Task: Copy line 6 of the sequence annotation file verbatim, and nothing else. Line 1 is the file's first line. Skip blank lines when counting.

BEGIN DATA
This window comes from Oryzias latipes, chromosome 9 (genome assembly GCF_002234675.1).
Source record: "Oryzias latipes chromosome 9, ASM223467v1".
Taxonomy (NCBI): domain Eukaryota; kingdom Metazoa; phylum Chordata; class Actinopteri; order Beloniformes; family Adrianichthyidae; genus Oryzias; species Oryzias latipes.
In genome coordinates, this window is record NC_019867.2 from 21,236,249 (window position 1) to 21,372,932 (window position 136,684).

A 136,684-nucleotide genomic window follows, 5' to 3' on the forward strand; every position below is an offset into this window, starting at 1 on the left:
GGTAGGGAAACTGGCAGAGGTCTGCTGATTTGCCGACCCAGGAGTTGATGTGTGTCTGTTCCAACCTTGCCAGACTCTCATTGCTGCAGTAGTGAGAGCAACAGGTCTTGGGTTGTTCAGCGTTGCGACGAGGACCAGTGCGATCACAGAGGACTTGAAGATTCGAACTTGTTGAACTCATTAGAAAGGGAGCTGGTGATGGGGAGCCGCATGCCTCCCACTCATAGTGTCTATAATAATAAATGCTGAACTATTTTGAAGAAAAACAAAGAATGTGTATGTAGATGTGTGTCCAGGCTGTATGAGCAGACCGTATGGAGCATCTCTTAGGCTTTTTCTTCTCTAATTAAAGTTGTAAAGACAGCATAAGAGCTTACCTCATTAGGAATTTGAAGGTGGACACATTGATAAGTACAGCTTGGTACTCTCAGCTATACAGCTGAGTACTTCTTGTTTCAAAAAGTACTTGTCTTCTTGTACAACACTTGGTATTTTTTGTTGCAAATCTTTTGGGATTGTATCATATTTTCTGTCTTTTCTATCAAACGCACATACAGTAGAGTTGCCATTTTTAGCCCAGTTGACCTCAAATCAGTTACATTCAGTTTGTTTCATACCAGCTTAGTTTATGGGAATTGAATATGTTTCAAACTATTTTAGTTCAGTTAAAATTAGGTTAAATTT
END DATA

GGTAGGGAAACTGGCAGAGGTCTGCTGATTTGCCGACCCAGGAGTTGATGTGTGTCTGTTCCAACCTTGCCAGACTCTCATTGCTGCAGTAGTGAGAGCAACAGGTCTTGGGTTGTTCAGCGTTGCGACGAGGACCAGTGCGATCACAGAGGACTTGAAGATTCGAACTTGTTGAACTCATTAGAAAGGGAGCTGGTGATGGGGAGCCGCATGCCTCCCACTCATAGTGTCTATAATAATAAATGCTGAACTATTTTGAAGAAAAACAAAGAATGTGTATGTAGATGTGTGTCCAGGCTGTATGAGCAGACCGTATGGAGCATCTCTTAGGCTTTTTCTTCTCTAATTAAAGTTGTAAAGACAGCATAAGAGCTTACCTCATTAGGAATTTGAAGGTGGACACATTGATAAGTACAGCTTGGTACTCTCAGCTATACAGCTGAGTACTTCTTGTTTCAAAAAGTACTTGTCTTCTTGTACAACACTTGGTATTTTTTGTTGCAAATCTTTTGGGATTGTATCATATTTTCTGTCTTTTCTATCAAACGCACATACAGTAGAGTTGCCATTTTTAGCCCAGTTGACCTCAAATCAGTTACATTCAGTTTGTTTCATACCAGCTTAGTTTATGGGAATTGAATATGTTTCAAACTATTTTAGTTCAGTTAAAATTAGGTTAAATTT